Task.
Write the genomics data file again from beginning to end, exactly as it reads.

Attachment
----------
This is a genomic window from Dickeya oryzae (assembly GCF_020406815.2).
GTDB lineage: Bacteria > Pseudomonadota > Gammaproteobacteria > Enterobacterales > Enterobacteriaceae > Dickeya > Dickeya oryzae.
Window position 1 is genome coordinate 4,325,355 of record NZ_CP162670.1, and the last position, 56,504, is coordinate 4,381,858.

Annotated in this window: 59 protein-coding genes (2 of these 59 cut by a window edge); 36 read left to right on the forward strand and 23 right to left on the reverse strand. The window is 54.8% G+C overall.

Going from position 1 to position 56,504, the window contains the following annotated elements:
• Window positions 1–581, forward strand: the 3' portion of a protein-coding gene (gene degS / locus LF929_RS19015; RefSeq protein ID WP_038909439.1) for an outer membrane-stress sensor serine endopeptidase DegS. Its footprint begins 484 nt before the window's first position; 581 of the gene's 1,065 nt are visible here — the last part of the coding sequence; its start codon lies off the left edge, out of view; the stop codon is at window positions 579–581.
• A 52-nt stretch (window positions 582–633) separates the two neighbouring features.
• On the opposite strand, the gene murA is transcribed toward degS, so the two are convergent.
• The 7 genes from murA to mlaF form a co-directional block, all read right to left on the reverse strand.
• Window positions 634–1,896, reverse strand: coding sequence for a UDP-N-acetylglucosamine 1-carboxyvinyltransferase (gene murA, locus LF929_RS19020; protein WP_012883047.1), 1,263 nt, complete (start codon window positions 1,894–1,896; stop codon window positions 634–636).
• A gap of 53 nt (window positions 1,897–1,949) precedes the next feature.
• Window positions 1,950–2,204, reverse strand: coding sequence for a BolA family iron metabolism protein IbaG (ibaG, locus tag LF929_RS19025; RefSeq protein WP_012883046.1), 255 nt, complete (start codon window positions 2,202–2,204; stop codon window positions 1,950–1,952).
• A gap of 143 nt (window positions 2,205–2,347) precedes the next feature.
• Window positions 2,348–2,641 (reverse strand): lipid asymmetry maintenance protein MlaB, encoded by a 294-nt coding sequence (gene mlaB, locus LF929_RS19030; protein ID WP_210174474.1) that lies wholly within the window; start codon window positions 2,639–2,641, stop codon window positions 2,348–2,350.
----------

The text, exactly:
This is a genomic window from Dickeya oryzae (assembly GCF_020406815.2).
GTDB lineage: Bacteria > Pseudomonadota > Gammaproteobacteria > Enterobacterales > Enterobacteriaceae > Dickeya > Dickeya oryzae.
Window position 1 is genome coordinate 4,325,355 of record NZ_CP162670.1, and the last position, 56,504, is coordinate 4,381,858.

Annotated in this window: 59 protein-coding genes (2 of these 59 cut by a window edge); 36 read left to right on the forward strand and 23 right to left on the reverse strand. The window is 54.8% G+C overall.

Going from position 1 to position 56,504, the window contains the following annotated elements:
• Window positions 1–581, forward strand: the 3' portion of a protein-coding gene (gene degS / locus LF929_RS19015; RefSeq protein ID WP_038909439.1) for an outer membrane-stress sensor serine endopeptidase DegS. Its footprint begins 484 nt before the window's first position; 581 of the gene's 1,065 nt are visible here — the last part of the coding sequence; its start codon lies off the left edge, out of view; the stop codon is at window positions 579–581.
• A 52-nt stretch (window positions 582–633) separates the two neighbouring features.
• On the opposite strand, the gene murA is transcribed toward degS, so the two are convergent.
• The 7 genes from murA to mlaF form a co-directional block, all read right to left on the reverse strand.
• Window positions 634–1,896, reverse strand: coding sequence for a UDP-N-acetylglucosamine 1-carboxyvinyltransferase (gene murA, locus LF929_RS19020; protein WP_012883047.1), 1,263 nt, complete (start codon window positions 1,894–1,896; stop codon window positions 634–636).
• A gap of 53 nt (window positions 1,897–1,949) precedes the next feature.
• Window positions 1,950–2,204, reverse strand: coding sequence for a BolA family iron metabolism protein IbaG (ibaG, locus tag LF929_RS19025; RefSeq protein WP_012883046.1), 255 nt, complete (start codon window positions 2,202–2,204; stop codon window positions 1,950–1,952).
• A gap of 143 nt (window positions 2,205–2,347) precedes the next feature.
• Window positions 2,348–2,641 (reverse strand): lipid asymmetry maintenance protein MlaB, encoded by a 294-nt coding sequence (gene mlaB, locus LF929_RS19030; protein ID WP_210174474.1) that lies wholly within the window; start codon window positions 2,639–2,641, stop codon window positions 2,348–2,350.